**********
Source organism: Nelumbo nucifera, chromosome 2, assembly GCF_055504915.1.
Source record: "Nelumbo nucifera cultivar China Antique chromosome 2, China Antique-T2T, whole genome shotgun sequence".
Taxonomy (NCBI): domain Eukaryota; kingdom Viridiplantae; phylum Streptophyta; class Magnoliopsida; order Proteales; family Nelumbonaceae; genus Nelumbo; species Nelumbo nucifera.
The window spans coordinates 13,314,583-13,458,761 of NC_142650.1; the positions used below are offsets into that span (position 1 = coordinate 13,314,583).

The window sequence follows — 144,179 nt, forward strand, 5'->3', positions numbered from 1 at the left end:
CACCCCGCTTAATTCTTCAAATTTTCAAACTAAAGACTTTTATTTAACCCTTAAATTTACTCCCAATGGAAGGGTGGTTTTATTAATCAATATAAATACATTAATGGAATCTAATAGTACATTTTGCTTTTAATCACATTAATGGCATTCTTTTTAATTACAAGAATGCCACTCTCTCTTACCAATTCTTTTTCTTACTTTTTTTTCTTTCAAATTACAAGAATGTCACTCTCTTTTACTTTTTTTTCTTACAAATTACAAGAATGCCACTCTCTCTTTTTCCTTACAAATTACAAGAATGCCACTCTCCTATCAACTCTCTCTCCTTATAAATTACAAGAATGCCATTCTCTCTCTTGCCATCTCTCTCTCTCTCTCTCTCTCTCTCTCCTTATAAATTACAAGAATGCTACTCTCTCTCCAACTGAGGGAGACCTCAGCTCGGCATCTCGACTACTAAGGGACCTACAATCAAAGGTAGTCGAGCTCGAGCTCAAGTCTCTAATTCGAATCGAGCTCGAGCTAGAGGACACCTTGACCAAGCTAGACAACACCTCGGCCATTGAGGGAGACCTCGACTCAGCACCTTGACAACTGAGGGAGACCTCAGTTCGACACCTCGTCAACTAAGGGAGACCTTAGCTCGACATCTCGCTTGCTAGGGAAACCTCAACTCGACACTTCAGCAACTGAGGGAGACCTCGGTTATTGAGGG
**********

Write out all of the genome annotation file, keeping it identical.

Source organism: Nelumbo nucifera, chromosome 2, assembly GCF_055504915.1.
Source record: "Nelumbo nucifera cultivar China Antique chromosome 2, China Antique-T2T, whole genome shotgun sequence".
Taxonomy (NCBI): domain Eukaryota; kingdom Viridiplantae; phylum Streptophyta; class Magnoliopsida; order Proteales; family Nelumbonaceae; genus Nelumbo; species Nelumbo nucifera.
The window spans coordinates 13,314,583-13,458,761 of NC_142650.1; the positions used below are offsets into that span (position 1 = coordinate 13,314,583).

The window sequence follows — 144,179 nt, forward strand, 5'->3', positions numbered from 1 at the left end:
CACCCCGCTTAATTCTTCAAATTTTCAAACTAAAGACTTTTATTTAACCCTTAAATTTACTCCCAATGGAAGGGTGGTTTTATTAATCAATATAAATACATTAATGGAATCTAATAGTACATTTTGCTTTTAATCACATTAATGGCATTCTTTTTAATTACAAGAATGCCACTCTCTCTTACCAATTCTTTTTCTTACTTTTTTTTCTTTCAAATTACAAGAATGTCACTCTCTTTTACTTTTTTTTCTTACAAATTACAAGAATGCCACTCTCTCTTTTTCCTTACAAATTACAAGAATGCCACTCTCCTATCAACTCTCTCTCCTTATAAATTACAAGAATGCCATTCTCTCTCTTGCCATCTCTCTCTCTCTCTCTCTCTCTCTCTCCTTATAAATTACAAGAATGCTACTCTCTCTCCAACTGAGGGAGACCTCAGCTCGGCATCTCGACTACTAAGGGACCTACAATCAAAGGTAGTCGAGCTCGAGCTCAAGTCTCTAATTCGAATCGAGCTCGAGCTAGAGGACACCTTGACCAAGCTAGACAACACCTCGGCCATTGAGGGAGACCTCGACTCAGCACCTTGACAACTGAGGGAGACCTCAGTTCGACACCTCGTCAACTAAGGGAGACCTTAGCTCGACATCTCGCTTGCTAGGGAAACCTCAACTCGACACTTCAGCAACTGAGGGAGACCTCGGTTATTGAGGG